|US6581598 *||Nov 24, 1999||Jun 24, 2003||Dhd Healthcare Corporation||Positive expiratory pressure device|
|US6631721 *||Nov 3, 1999||Oct 14, 2003||Salter Labs||Nebulizer mouthpiece and accessories|
|1||"AARC Clinical Practice Guideline: Use of Positive Airway Pressure Adjuncts to Bronchial Hygiene Therapy", Respiratory Care, May 1993, vol. 38 No. 5, pp. 516-520.|
|2||"Technology Showcase Adjuncts to Bronchial Hygiene Therapy", AARC Times, May 1998, 2 pages.|
|3||Application as filed for U.S. Appl. No. 09/287,997, filed Apr. 7, 1999, 65 pages.|
|4||Application as filed for U.S. Appl. No. 09/287,997, filed Apr. 7, 1999.|
|5||Callahan, Thomas J., Ph.D., "K981944-BreatheRite," letter from Dept. of Health & Human Services, with enclosure, Aug. 24, 1998, 3 pages.|
|6||Claims as filed for U.S. Appl. No. 08/938,686, filed Sep. 26, 1997, 8 pages.|
|7||Claims as filed for U.S. application U.S. Appl. No. 09/938,686, filed Jun. 12, 2000.|
|8||E.F. Christensen et al., "Treatment of Bronchial Asthma with Terbutaline Inhaled by Conespacer Combined With Positive Expiratory Pressure Mask", Chest 100, vol. 2, 1991, pp. 317-321.|
|9||Hickey et al., Aerosol Generation from Propellant-Driven Metered Dose Inhalers, Title and Source Unknown, pp. 417-435.|
|10||International Search Report for PCT/IB 01/00599 dated Nov. 9, 2001, 8 pages.|
|11||International Search Report for PCT/IB01/00599 dated Nov. 9, 2001.|
|12||J.B. Andersen et al., "A new Mode of Administration of Nebulized Bronchodilator in Severe Bronchospasm", Eur J Respir Dis Suppl 119, vol. 63, 1982, pp. 97-100.|
|13||J.L. Rau et al., "Combining a Positive Expiratory Pressure Device with a Metered-Dose Inhaler Reservoir System Using Chlorofluorocarbon Albuterol and Hydrofluoroalkane Albuterol: Effect on Dose and Particle Size Distributions", Respiratory Care, Mar. 2000, vol. 45 No. 3, pp. 320-326.|
|14||J.L. Rau, Respiratory Care Pharmacology, 4th ed. (1994, Mosby), pp. 256-261.|
|15||K. Meeran et al., "Oral and Inhaled Corticosteroids Reduce Bone Formation as Shown by Plasma Osteocalcin Levels", American J. Respir. Crit. Care Med 151:333-336.|
|16||M.J. Mahlmeister et al., "Positive-Expiratory-Pressure Mask Therapy: Theoretical and Practical Considerations and a Review of the Literature", Respiratory Care Nov. 1991, vol. 36, No. 11, pp. 1218-1229.|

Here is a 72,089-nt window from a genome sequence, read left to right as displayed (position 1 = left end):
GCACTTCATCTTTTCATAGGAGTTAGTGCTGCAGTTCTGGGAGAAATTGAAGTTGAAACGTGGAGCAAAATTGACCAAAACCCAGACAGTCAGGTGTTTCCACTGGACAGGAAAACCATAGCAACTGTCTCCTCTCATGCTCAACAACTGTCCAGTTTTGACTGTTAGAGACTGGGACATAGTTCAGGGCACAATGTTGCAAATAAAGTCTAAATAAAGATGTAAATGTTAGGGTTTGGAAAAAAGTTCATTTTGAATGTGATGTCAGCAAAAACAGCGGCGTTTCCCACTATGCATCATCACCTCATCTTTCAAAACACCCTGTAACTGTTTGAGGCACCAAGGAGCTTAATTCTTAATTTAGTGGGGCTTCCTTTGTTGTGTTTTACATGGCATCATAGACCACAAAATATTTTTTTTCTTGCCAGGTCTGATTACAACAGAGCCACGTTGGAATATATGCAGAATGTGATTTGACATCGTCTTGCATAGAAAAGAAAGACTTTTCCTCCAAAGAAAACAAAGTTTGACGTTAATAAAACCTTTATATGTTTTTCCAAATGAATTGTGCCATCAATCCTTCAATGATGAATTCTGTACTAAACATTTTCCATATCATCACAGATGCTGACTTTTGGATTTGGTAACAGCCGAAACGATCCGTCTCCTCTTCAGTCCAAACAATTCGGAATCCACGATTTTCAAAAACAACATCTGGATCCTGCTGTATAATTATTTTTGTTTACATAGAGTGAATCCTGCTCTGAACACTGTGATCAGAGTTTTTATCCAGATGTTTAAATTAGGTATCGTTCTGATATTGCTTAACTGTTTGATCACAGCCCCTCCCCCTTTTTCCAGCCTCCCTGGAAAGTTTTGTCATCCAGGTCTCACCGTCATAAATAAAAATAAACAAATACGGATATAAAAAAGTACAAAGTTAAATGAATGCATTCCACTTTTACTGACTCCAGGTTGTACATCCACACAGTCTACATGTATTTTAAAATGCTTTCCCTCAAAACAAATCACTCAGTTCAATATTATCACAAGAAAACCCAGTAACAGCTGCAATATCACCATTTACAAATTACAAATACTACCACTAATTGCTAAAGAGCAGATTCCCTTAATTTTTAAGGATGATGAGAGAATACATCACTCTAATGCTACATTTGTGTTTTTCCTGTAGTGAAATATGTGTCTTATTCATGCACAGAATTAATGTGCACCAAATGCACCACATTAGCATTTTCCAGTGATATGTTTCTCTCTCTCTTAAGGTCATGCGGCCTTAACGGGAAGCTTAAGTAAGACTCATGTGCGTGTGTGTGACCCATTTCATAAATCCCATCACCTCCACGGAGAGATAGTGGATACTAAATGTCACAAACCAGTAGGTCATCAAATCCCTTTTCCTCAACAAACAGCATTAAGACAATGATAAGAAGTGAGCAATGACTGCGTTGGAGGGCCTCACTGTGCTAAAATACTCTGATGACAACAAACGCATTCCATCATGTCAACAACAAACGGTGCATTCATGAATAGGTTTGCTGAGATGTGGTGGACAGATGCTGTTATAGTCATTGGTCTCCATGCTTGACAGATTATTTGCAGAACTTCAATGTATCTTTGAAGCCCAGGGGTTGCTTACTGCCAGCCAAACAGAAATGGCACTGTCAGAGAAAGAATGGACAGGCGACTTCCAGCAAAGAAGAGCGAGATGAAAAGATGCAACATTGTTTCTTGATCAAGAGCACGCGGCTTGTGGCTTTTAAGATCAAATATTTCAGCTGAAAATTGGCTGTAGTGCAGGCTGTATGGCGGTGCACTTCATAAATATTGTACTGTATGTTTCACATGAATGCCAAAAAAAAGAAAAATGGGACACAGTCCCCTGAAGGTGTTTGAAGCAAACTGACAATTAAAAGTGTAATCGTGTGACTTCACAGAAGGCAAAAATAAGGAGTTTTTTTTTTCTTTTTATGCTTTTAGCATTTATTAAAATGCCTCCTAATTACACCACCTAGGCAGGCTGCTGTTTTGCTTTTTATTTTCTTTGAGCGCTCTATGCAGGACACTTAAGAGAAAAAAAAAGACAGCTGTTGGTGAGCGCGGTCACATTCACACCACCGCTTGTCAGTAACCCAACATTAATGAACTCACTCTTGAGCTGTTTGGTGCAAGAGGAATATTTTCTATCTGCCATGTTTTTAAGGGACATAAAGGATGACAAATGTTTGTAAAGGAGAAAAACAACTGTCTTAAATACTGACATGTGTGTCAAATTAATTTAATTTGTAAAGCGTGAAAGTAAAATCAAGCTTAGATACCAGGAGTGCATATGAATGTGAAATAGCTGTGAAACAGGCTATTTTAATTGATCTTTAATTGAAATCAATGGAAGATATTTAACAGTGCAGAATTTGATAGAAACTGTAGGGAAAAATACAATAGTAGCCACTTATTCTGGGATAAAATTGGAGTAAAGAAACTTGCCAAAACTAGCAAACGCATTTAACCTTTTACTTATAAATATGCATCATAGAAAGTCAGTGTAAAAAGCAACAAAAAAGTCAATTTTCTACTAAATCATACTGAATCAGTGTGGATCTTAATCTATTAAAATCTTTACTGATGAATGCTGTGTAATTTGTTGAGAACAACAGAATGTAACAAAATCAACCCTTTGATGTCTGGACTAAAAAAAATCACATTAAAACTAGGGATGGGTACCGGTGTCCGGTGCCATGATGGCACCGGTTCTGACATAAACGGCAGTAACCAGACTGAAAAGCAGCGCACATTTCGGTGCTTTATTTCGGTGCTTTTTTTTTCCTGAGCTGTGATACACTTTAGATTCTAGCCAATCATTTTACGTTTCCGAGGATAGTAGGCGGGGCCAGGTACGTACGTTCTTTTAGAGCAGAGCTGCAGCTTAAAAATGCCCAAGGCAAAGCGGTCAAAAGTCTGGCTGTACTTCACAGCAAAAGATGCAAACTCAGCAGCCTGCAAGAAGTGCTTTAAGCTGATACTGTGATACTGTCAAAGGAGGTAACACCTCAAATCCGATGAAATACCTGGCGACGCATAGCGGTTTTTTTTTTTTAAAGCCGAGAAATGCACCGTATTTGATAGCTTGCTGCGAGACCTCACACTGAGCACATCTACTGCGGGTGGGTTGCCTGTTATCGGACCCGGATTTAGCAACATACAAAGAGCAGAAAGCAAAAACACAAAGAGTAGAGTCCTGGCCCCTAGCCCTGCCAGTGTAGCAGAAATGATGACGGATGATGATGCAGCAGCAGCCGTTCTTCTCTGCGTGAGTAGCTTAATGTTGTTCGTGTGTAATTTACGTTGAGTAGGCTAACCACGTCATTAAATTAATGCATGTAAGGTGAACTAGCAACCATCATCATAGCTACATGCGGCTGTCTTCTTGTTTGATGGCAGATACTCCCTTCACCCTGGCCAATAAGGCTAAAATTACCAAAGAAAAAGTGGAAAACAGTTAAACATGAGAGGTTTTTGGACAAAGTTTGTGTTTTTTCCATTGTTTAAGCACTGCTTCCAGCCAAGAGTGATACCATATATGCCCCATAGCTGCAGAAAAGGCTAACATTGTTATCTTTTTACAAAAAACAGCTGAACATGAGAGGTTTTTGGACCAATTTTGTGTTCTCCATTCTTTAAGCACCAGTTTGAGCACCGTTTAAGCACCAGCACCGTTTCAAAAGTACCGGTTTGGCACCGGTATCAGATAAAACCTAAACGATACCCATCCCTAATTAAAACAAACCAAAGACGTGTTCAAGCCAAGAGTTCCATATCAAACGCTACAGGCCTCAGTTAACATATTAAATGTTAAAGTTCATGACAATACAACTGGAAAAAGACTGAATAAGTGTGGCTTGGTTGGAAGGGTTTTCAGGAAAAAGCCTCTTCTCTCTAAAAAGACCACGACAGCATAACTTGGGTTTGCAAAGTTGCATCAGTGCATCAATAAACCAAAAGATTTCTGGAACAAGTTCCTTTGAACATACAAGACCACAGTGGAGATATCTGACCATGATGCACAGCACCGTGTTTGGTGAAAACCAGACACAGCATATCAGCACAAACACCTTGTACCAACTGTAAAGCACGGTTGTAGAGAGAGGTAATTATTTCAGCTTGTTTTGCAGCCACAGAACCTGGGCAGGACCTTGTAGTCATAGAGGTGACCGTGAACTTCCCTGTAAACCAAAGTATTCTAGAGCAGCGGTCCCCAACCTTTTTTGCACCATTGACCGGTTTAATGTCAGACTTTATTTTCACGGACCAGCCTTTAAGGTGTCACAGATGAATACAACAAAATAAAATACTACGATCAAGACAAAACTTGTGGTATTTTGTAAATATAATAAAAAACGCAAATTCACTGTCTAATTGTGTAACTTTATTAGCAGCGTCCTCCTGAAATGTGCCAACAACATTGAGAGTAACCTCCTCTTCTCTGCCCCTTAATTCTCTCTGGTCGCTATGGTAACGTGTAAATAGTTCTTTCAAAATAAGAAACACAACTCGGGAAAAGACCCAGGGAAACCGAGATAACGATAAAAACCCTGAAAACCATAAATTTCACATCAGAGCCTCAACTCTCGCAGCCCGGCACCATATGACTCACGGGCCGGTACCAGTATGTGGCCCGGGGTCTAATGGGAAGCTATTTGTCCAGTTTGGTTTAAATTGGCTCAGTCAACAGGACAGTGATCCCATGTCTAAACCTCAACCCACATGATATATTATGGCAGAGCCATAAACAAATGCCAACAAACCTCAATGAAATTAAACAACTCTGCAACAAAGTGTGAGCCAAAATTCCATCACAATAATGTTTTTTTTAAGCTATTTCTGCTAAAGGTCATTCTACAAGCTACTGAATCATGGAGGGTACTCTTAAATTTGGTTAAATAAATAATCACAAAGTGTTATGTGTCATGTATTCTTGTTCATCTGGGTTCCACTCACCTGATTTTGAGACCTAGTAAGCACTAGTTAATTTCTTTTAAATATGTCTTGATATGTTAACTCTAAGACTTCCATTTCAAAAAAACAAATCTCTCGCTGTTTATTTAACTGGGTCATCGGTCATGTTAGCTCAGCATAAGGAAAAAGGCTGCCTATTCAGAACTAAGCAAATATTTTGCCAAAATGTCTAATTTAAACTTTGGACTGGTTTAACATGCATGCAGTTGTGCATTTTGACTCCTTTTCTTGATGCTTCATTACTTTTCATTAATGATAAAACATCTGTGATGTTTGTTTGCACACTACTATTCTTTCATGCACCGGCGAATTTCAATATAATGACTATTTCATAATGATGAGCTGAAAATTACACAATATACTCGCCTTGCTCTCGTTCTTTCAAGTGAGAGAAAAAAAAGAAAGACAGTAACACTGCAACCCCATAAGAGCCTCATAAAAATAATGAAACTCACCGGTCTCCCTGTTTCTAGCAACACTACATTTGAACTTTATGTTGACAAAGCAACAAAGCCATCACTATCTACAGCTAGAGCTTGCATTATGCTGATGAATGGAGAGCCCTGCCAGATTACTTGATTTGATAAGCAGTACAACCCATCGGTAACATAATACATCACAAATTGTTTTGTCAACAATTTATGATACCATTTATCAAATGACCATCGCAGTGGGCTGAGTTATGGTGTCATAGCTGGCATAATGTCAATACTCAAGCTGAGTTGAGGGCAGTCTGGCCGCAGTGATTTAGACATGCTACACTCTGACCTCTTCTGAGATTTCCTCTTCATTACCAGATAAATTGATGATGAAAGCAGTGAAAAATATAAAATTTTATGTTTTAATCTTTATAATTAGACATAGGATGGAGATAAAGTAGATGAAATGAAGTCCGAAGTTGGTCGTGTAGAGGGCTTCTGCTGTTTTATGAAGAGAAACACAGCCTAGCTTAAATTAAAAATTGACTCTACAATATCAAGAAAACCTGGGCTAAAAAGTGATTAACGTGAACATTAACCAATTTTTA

|17||Merriam-Webster's Collegiate Dictionary, Tenth Ed., p. 86, ISBN 0-87779-707-2, Sep. 1993.|
|18||Pamphlet for "PARI PEP System", Part No. 18F61, published prior to Apr. 11, 2001, 4 pages.|
|19||Pamphlet for "TheraPEP: Positive Expiratory Pressure Therapy System", Catalog No. 20-1112, published prior to Apr. 11, 2001, 4 pages.|
|20||Pamphlet for "TheraPEP:Positive Expiratory Pressure Therapy System", Catalog No. 20-1112, published prior to Apr. 11, 2001, 4 pages.|
|21||Photographs of Ventlab BreatheRite holding chamber, Dec. 2000, 3 pages.|
|22||R. Wilson, "Positive Expiratory Pressure Therapy: The Key to Effective, Low-Cost Removal of Bronchial Secretions", The Journal for Respiratory Care Practitioners, Mar. 1999, pp. 67-68.|
|23||Request for Inter Partes Reexamination of U.S. Patent No. 7,562,656 issued Jul. 21, 2009, dated Aug. 3, 2009, 121 pages.|
|24||Respironics© OptiChamber Advantage chart, date unknown, 2 pages.|
|25||S.P. Newman, Aerosol Deposition Consideration in Inhalation Therapy, Chest/88/2/Aug., 1985/ [Supplement], pp. 152s-160s.|
|26||Ventlab Corporation, "Ventlab BreatheRite," Web page from http://www.ventlab.com/mdi.htm, Dec. 15, 2000, 2 pages.|
|Citing Patent||Filing date||Publication date||Applicant||Title|
|USD735316||Mar 11, 2013||Jul 28, 2015||Fsc Laboratories, Inc.||Inhalation spacer|
|USRE45068 *||Feb 13, 2012||Aug 12, 2014||Trudell Medical International||Aerosol delivery apparatus|
|U.S. Classification||128/200.23, 128/203.15, 128/205.24|
|International Classification||B65D83/06, A61M11/00, B05D7/14, A63B23/18, A61M16/20, A62B9/02, A61M15/00|
|Cooperative Classification||A63B23/18, A61M15/0086, A61M15/0016, A63B2208/12, A61M16/208, A61M15/0018|
|European Classification||A63B23/18, A61M16/20B, A61M15/00K|